Eugene O'Neill National Historic Site

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Tao House
Eugeneoneilltaowinterfront.jpg
Tao House in spring
Eugene O'Neill National Historic Site is located in California
Eugene O'Neill National Historic Site
Location Kuss Road, Danville, California
Coordinates 37°49′28″N 122°1′47″W / 37.82444°N 122.02972°W / 37.82444; -122.02972Coordinates: 37°49′28″N 122°1′47″W / 37.82444°N 122.02972°W / 37.82444; -122.02972
Area 158.6 acres (64.2 ha)
Built 1937
Architect Frederick Confer
Architectural style Monterey Colonial
Visitation 3,652 (2005)
Governing body National Park Service
NRHP Reference # 71000137[1]
Significant dates
Added to NRHP May 6, 1971[1]
Designated NHL July 17, 1971[2]
Designated NHS October 12, 1976

The Eugene O'Neill National Historic Site, located in Danville, California, preserves Tao House, the Monterey Colonial hillside home of America's only Nobel Prize-winning playwright, Eugene O'Neill.

History[edit]

O'Neill and his wife lived in the home from 1937 to 1944.[3] At this home, O'Neill wrote his final and most memorable plays: The Iceman Cometh, Long Day's Journey Into Night, and A Moon for the Misbegotten.

The house was saved from demolition in the early 1970s by the Eugene O’Neill Foundation through several fundraising efforts, including benefit performances of Eugene O’Neill’s play Hughie featuring Jason Robards. Through their efforts, Tao House was declared a National Historic Landmark in 1971,[2] a National Historic Site in 1976, and passed into the management of the National Park Service in 1980.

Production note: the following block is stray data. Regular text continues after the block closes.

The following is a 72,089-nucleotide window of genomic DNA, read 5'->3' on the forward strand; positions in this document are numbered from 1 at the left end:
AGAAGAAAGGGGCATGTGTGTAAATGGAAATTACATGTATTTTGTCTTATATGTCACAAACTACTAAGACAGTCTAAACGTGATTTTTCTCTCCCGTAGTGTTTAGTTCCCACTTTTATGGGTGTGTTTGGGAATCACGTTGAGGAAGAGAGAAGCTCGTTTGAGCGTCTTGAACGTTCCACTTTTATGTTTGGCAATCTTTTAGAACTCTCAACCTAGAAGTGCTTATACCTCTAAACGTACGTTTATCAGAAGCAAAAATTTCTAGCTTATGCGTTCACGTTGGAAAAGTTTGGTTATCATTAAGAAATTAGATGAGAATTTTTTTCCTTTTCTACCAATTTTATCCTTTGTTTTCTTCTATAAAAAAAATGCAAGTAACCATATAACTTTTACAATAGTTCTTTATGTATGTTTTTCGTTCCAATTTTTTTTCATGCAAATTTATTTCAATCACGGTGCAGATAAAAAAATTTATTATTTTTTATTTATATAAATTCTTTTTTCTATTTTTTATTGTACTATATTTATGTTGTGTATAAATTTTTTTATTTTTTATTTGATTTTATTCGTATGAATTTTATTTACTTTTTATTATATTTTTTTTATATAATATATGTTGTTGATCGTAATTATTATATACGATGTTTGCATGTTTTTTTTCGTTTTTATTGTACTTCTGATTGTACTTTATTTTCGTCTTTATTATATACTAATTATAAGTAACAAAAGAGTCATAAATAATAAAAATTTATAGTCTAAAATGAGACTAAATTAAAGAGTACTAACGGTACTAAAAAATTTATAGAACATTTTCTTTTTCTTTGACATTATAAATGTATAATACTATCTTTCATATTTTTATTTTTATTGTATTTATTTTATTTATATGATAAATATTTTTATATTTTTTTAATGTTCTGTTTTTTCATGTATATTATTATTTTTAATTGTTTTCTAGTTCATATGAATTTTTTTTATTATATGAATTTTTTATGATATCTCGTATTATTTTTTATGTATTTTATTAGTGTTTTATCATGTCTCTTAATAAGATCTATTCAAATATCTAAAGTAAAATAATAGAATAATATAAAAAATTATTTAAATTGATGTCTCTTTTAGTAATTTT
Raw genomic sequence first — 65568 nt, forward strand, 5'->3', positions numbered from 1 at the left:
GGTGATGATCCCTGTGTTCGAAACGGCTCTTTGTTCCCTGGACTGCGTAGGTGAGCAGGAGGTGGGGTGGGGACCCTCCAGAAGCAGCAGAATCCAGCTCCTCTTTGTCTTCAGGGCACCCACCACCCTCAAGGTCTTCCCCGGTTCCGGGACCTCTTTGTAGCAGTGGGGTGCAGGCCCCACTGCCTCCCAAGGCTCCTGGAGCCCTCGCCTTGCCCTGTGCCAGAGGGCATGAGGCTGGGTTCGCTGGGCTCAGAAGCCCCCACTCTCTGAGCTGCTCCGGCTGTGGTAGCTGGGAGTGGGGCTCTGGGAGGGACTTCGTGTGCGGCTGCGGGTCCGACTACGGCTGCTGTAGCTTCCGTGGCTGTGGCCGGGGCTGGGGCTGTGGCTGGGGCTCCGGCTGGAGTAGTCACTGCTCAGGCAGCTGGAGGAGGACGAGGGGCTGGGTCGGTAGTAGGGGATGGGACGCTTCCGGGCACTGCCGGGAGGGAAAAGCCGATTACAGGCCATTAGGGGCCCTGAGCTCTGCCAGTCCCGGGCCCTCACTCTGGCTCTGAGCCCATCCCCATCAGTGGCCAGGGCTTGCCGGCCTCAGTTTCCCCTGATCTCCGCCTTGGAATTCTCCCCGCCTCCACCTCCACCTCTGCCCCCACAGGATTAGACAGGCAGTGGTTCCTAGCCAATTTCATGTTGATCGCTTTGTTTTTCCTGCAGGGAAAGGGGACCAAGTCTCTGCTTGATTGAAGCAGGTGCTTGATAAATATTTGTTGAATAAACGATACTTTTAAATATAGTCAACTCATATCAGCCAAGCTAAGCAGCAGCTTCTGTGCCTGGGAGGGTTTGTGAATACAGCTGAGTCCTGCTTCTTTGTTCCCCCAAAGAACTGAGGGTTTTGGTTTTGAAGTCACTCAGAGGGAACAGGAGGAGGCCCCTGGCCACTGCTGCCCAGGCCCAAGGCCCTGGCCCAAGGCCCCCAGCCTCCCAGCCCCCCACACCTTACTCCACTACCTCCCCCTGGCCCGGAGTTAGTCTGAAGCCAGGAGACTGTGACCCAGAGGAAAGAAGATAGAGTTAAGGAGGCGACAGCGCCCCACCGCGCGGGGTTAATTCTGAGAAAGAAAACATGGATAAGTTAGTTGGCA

Archive[edit]

The Foundation maintains an archive of Eugene O'Neill-related material at Tao House (including photographs, playbills, manuscripts, posters, and O'Neill's original phonograph record collection) and sponsors events such as productions of O'Neill plays, staged in the adjacent barn.

Visiting the house[edit]

The National Park Service does not publish the address of the property, but it is widely known that it is located near Kuss Road in Danville.[4] A locked gate prevents unauthorized vehicles from reaching the site. The Site occupies 13 acres (5.3 ha) accessible via car only by private road, so advance reservations are required to visit. Private vehicles are not allowed. Transportation to the site is provided by a twice-daily free shuttle from Danville, Wednesdays to Sundays. Reservations are required.[5]

Trails from Las Trampas Regional Wilderness also lead to the site. Reservations are also recommended for those arriving for a tour via horseback or on foot.

See also[edit]

References[edit]

  1. ^ a b "National Register Information System". National Register of Historic Places. National Park Service. 2010-07-09. 
  2. ^ a b "Tao House". National Historic Landmarks Quioklinks. National Park Service. Retrieved 19 March 2012. 
  3. ^ Camble, Robert S. (March 23, 1973). "Eugene O'Neill House" (pdf). National Register of Historic Places - Inventory Nomination Form. National Park Service. Retrieved 18 May 2012. 
  4. ^ "Eugene O'Neill House" (pdf). Photographs. National Park Service. Retrieved 18 May 2012. 
  5. ^ Reservation page for Tao House

External links[edit]